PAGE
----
IBM gets patent for cloud security technique to push mobile data notifications

Enterprise IT vendor IBM received U.S. Patent #8,634,810 for a cloud computing security technique that enables app developers to push data notifications to and from mobile devices securely.

In January 2014, IBM said it received the most U.S. patents in 2013, according to data from the U.S. Patent and Trademark Office (USPTO) and IFI Claims patent service. IBM is ahead of Samsung, Canon, Sony and Microsoft, Panasonic, Panasonic, Toshiba, Hon Hai, Qualcomm and LG Electronics.

Also read: IBM leads U.S. patent list in 2013, ahead of Samsung, Canon

IBM said the cloud-based service enables developers to create applications that can encrypt data notifications, assign them a unique message identifier (ID) in the cloud that is securely transmitted to a mobile device via a third-party service provider. Once the end-user’s device authorizes the message, the recipient can pull down and access the encrypted message content from the cloud.


With the breakthrough technology, IBM is addressing the demand of developers, service providers and end-users, who are looking for maintaining the privacy and confidentiality of data shared via mobile networks.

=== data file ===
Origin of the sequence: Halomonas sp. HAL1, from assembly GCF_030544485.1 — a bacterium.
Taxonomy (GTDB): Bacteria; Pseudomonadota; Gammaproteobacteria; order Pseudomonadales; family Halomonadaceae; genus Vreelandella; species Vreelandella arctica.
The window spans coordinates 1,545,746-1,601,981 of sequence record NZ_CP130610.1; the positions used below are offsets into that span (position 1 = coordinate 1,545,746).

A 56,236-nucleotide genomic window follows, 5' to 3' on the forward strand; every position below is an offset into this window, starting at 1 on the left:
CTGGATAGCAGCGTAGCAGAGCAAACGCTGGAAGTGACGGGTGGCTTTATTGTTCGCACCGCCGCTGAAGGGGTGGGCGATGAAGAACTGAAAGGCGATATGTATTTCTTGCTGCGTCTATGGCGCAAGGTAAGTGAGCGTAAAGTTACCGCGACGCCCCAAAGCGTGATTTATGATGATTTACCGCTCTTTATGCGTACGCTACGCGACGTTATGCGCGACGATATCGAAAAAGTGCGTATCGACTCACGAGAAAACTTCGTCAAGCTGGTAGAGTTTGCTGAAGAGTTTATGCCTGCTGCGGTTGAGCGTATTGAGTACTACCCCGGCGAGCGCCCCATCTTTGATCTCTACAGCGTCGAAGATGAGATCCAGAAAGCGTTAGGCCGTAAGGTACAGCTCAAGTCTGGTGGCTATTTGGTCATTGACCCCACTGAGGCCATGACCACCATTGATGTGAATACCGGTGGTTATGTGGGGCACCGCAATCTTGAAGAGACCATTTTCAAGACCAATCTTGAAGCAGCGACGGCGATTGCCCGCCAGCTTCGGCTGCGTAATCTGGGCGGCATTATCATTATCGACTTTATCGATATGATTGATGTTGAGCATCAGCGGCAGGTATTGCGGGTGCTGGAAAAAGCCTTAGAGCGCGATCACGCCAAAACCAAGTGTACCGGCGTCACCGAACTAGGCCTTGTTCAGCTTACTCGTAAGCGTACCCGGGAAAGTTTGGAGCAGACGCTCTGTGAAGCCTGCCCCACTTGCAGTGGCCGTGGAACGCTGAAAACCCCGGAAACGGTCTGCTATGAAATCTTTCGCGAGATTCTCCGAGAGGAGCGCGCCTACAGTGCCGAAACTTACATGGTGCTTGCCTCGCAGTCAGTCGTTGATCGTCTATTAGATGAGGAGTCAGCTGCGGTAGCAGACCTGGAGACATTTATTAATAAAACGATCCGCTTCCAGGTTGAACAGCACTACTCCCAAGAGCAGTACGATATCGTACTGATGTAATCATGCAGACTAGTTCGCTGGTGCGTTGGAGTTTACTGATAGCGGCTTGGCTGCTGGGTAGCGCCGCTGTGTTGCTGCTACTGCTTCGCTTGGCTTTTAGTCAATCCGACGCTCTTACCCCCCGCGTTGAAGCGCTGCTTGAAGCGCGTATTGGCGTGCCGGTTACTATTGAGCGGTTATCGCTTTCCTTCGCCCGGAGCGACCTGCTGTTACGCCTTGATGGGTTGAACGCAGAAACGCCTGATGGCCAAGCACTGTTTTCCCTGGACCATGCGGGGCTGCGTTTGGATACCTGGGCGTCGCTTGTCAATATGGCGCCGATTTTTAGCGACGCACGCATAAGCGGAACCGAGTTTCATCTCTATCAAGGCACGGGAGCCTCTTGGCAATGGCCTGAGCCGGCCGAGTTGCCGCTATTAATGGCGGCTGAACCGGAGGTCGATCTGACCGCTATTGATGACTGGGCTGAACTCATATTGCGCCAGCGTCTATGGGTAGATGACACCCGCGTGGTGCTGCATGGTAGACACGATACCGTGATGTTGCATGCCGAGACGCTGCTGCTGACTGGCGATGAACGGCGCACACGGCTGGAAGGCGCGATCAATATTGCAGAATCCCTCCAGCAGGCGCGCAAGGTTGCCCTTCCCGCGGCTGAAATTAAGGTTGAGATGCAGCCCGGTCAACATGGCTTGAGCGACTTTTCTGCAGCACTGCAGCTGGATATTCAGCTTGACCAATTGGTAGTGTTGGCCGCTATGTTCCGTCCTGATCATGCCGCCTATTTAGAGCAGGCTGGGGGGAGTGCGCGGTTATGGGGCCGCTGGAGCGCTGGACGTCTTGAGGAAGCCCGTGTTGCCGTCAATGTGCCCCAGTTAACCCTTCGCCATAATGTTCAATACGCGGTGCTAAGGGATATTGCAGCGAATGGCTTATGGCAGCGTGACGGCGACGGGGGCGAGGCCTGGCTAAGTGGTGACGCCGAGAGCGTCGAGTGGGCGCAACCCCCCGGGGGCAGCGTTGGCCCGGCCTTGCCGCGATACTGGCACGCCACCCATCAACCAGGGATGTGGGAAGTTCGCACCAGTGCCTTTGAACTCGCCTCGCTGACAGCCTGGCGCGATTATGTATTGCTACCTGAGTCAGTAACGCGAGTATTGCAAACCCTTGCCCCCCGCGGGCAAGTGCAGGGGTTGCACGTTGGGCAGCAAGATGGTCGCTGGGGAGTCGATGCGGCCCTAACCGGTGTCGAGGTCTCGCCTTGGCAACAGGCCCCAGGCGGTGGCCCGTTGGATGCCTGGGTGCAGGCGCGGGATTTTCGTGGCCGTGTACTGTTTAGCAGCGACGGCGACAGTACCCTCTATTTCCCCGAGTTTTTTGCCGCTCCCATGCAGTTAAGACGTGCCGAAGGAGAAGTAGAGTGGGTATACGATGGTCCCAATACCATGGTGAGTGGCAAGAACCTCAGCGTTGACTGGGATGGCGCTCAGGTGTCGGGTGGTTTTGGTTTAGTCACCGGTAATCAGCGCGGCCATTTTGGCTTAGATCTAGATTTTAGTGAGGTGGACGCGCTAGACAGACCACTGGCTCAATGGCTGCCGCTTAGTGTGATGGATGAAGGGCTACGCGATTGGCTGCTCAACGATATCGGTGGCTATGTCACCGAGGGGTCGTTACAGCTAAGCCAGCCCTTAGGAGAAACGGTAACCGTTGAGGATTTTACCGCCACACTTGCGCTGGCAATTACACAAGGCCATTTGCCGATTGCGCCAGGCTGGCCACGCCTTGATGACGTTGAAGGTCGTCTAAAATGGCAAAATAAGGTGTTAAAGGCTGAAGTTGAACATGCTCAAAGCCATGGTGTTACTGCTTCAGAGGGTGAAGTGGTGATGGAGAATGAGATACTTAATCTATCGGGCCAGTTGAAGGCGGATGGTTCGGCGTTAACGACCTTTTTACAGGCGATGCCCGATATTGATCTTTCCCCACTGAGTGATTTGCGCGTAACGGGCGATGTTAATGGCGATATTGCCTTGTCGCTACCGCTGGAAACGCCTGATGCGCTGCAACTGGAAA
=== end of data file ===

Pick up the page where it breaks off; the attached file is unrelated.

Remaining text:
The industry faces severe challenges because insufficient security protocols in mobile applications can always risk exposing details of data notifications pushed across mobile networks, exposing personal or sensitive information to service providers.

Due to lack of security, enterprises do not want to communicate sensitive information to their customers through their mobile phones. This is a big limitation to enterprises which are looking at sending mobile notifications.

Also read: IBM gets data encryption technique patent

“This invention will enable developers and service providers to design and build applications that ensure sensitive or personal information is not inadvertently exposed across mobile networks,” said Benjamin Fletcher, inventor and software engineering researcher, IBM.

IBM said it monitors 15 billion security events per day in more than 130 countries and holds more than 3,000 security patents.

picture source: datacenterknowledge

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